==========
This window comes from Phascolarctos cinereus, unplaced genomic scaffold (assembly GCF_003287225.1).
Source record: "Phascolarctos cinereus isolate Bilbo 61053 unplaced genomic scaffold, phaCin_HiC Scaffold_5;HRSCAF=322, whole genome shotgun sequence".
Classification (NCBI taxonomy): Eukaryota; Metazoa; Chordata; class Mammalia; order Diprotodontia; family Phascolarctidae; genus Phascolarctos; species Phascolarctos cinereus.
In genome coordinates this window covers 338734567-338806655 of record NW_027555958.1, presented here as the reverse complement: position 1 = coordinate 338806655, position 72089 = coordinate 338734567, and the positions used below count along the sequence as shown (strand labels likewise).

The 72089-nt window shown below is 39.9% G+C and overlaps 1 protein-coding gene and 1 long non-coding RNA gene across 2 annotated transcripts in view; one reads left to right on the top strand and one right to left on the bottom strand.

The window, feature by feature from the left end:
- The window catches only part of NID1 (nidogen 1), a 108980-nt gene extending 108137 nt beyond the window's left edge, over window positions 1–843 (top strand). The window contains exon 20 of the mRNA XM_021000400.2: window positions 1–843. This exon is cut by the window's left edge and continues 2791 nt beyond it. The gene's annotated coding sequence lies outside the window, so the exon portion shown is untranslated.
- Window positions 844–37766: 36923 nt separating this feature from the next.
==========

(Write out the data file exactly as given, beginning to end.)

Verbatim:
This window comes from Phascolarctos cinereus, unplaced genomic scaffold (assembly GCF_003287225.1).
Source record: "Phascolarctos cinereus isolate Bilbo 61053 unplaced genomic scaffold, phaCin_HiC Scaffold_5;HRSCAF=322, whole genome shotgun sequence".
Classification (NCBI taxonomy): Eukaryota; Metazoa; Chordata; class Mammalia; order Diprotodontia; family Phascolarctidae; genus Phascolarctos; species Phascolarctos cinereus.
In genome coordinates this window covers 338734567-338806655 of record NW_027555958.1, presented here as the reverse complement: position 1 = coordinate 338806655, position 72089 = coordinate 338734567, and the positions used below count along the sequence as shown (strand labels likewise).

The 72089-nt window shown below is 39.9% G+C and overlaps 1 protein-coding gene and 1 long non-coding RNA gene across 2 annotated transcripts in view; one reads left to right on the top strand and one right to left on the bottom strand.

The window, feature by feature from the left end:
- The window catches only part of NID1 (nidogen 1), a 108980-nt gene extending 108137 nt beyond the window's left edge, over window positions 1–843 (top strand). The window contains exon 20 of the mRNA XM_021000400.2: window positions 1–843. This exon is cut by the window's left edge and continues 2791 nt beyond it. The gene's annotated coding sequence lies outside the window, so the exon portion shown is untranslated.
- Window positions 844–37766: 36923 nt separating this feature from the next.